Moving further, how about instant skills, and downloading skills straight to parts of your brain? This time not just impressions of someone doing something, but the actual skills directly! The thing seen in the Matrix movies is not that far out as one might believe. Again, not overloading our brain pans would be a minor issue, but training neural pathways is just about generating correct stimulus, and solvable. Skills would here naturally include complex thoughts, such as theories about modern quantum physics, and other constructs.
The previous gives a new meaning to the old saying “to stand on the shoulders of the giants“. Instead of pieces of data it will be possible to teach the way those giants actually thought about the matters, the processes they used to come up to their conclusions, and the complete mindsets behind issues. And it wouldn’t be just a description but exactly as the giants saw the issues. That would allow continuing the work on top of all that knowledge and wisdom even though the original giant was gone already.
Thus, we are moving close to describing a catalyst that can be used to solve the 21st century issues. Simply moving the capability of mental processing to a new level we can easily solve what we choose. The ability to master several fields of study simultaneously and to synthesize between, nearly limitless fact availability, and the trainability of the methods of effective thinking are sure to slingshot the productivity of every R&D type activity to the stratosphere.
Melding towards immortality
Nothing expels monsters like a beam of light. Nothing expels racism, bigotry, and prejudice like information. Information about an other, their point of view, and how they feel. That is what might be possible in the future – playing an other person’s mindsets to an other. That would show to each one of us that we are of the same, and profoundly change how we act towards each other. We can not hurt ourselves, as it would be insanity towards ourselves. And that’s what would change our world if it were made available for everyone to experience.
How about sharing thoughts, live, then? That is certainly possible. Instead of talking with each other, we could send each others what would seem like a stream of feeling fragments, thought constructs, and memories. Semantic, truly accurate and perfectly understandable communications is something we presently lack. We approximate even our most complex thoughts with crude sounds, transmit them over by archaic methods, lacking parts of the context, and the other party has to attempt grasping the meaning from that, usually failing to some degree. It’s a wonder that humanity made it out of the bronze age to think of it.
Thinking together with another person will be the next step. Consider what happens when you join five normal persons that all have a common goal at the time to solve a common problem. If they are disciplined to adhere to certain rules, their combined thinking power might actually help them to be more than they are, and to solve some issues humans are simply not smart enough to deal on their own. And as I have pointed out several times already, most innovations happen when things from even surprising areas are synthesized together. So, why not think with something entirely different, probably a computer, as well.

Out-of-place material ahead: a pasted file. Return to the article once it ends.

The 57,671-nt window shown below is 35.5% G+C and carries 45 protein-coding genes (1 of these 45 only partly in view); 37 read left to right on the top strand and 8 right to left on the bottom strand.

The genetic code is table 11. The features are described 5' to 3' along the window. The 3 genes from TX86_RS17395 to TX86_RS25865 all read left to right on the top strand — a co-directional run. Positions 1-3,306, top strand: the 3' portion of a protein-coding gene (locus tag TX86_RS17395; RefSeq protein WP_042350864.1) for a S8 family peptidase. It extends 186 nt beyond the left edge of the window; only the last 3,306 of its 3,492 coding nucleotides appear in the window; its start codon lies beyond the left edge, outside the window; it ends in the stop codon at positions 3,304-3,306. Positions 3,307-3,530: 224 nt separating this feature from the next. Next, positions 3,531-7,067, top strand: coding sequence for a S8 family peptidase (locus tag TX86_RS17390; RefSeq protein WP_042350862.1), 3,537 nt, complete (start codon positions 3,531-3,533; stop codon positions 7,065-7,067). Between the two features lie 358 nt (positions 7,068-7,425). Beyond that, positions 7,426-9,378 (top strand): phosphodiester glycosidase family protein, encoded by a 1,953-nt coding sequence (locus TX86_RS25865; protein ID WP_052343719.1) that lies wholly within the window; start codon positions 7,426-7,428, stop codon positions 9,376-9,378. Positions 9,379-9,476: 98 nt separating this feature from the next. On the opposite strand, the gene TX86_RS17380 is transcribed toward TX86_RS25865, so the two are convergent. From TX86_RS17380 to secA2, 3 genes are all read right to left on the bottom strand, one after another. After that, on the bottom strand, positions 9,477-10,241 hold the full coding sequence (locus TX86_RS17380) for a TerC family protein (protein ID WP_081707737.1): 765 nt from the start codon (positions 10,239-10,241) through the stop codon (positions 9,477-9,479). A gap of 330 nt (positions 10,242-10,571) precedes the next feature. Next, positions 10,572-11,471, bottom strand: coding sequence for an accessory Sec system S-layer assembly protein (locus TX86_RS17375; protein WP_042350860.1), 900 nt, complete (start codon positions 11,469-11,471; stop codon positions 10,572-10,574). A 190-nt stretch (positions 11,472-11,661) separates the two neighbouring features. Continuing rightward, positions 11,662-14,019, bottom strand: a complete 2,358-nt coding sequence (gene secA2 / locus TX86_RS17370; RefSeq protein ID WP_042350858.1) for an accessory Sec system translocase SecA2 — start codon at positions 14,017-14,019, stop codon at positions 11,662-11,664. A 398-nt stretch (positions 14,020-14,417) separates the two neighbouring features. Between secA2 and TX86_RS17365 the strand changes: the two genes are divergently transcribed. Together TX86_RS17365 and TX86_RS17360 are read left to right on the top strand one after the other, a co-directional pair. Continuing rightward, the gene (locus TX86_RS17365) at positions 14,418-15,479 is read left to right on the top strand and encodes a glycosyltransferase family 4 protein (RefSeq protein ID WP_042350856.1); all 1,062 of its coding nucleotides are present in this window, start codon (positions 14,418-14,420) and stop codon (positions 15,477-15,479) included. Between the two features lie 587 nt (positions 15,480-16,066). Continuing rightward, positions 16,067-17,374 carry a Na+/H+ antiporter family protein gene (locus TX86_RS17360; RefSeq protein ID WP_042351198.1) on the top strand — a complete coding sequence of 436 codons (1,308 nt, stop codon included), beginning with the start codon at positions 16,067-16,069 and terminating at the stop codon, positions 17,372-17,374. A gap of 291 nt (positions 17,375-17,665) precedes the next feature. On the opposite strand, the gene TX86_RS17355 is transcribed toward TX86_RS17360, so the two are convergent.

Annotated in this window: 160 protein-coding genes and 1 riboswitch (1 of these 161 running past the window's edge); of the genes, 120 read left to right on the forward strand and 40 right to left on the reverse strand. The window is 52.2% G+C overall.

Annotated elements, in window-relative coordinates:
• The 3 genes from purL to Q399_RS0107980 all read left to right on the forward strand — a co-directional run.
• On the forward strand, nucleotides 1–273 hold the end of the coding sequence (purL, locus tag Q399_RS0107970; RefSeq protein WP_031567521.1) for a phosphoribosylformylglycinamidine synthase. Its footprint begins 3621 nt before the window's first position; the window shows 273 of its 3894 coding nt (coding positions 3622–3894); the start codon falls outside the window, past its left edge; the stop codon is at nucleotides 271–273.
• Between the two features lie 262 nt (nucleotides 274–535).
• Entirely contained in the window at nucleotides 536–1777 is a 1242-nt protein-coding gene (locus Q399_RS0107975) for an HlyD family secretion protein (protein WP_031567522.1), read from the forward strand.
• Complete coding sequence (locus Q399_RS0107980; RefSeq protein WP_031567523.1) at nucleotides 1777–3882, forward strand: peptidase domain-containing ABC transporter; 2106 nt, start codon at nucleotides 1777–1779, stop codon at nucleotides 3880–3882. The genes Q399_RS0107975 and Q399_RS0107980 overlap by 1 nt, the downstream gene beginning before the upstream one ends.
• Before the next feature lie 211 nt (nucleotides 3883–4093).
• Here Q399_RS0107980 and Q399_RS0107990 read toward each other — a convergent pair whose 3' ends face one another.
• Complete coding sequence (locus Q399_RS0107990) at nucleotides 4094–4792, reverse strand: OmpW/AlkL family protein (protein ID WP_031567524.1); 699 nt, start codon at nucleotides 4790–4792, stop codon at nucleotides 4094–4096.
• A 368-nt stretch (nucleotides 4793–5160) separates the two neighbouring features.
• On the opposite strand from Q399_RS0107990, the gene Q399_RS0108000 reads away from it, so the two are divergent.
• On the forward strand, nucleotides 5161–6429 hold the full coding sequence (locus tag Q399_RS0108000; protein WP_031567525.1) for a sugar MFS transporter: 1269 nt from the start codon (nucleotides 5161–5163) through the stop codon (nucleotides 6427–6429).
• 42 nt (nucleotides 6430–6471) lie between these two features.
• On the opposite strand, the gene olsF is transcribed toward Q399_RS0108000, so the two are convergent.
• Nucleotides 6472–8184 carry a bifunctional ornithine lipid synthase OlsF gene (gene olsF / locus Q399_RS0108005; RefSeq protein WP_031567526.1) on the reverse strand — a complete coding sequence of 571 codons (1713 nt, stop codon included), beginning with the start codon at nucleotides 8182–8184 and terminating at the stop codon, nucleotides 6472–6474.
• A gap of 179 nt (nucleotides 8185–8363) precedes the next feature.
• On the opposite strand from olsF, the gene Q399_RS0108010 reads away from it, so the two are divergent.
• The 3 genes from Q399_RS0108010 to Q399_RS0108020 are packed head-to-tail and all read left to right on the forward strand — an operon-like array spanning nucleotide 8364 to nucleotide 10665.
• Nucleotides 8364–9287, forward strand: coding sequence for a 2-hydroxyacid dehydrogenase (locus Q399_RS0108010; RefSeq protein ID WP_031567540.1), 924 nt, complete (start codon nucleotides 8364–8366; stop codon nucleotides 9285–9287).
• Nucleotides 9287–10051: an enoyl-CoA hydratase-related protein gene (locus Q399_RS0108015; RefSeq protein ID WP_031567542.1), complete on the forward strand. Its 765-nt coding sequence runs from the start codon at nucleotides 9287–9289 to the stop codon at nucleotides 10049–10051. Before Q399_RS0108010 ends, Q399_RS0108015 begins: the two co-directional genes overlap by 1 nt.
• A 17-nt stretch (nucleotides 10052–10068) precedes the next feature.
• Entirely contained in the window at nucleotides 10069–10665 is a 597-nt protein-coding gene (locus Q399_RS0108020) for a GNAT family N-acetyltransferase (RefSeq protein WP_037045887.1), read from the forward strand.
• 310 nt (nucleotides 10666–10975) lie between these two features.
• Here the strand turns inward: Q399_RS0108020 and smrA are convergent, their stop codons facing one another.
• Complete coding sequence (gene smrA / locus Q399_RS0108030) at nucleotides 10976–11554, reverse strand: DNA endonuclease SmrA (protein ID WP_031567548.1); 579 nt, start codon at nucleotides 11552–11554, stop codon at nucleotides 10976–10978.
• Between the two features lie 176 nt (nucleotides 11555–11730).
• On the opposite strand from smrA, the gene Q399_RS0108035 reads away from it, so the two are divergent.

That brings us to the issue of immortality. We are our thought processes. Those are mostly electric impulses (although extremely complex). If we can be recorded, uploaded, and we can think with other people (or machines), what demands that we think inside our heads? The answer is, probably after considerable refining of the idea, nothing at all. Moving ourselves to new platforms when our physical shells get damaged or too old should not be too challenging. It is after all just basic continuation of everything I have described previously, meaning that effectual immortality is at our grasps.
The funny thing is, there is a lot of work being done to improve the human computer interaction. Some of this work is reaching for direct neural interfaces even without realizing it. Take Oculus VR, Google Glass, or smart phones with all their features for example. We will look in couple decades at all of that with a nostalgic smile. The cool kids are already working towards the better stuff, but they lack the complete vision, and goals for full spectrum dominance. Taking that stuff out of the laboratories is the key to success.
That’s the ironic part. It takes a lot money to develop this stuff to actual consumer product stage. Less than 50 companies in the world might have the necessary resources for that. The required technologies would be all patentable, and potentially worth trillions of dollars in technology licensing feeds. After all, nearly every industry and field of economic or cultural activity stands in queue to utilize them. Couple billion mobile devices, billion personal computers to replace. A few dozen billion ubiquitous appliances to enhance. There is a perfect blue ocean situation here. Heck, it’s more like a water world.
Even though there are early demonstrators, and other reasons to believe everything is possible, there is still no massive investment. Everyone wants to see someone else go first. The larger the company the more careful it tends to be. They got to become big somehow, and they are trying to stay large. So, avoiding risks is rewarded. Let some smaller to take risks, and as it is common nowadays, buy out the small ones before they become challengers. Ha. So, the investment is clearly out of the question. Even though the prize is trillions of $$$$. Baffling. Sad. Ironic.
I have a pretty simple motivation here. I am writing this in the hopes that I get to say “what did I say” in my lifetime. In case I get any chance to invest myself into what I described, I will jump in. I know it’s the holy grail of 21st century. In case I get any chance to work with a project that works with this stuff, I will instant jump at that chance. If I get to talk with any brave enough VC with spare a few billion dollars, I will try to convince that my vision is correct.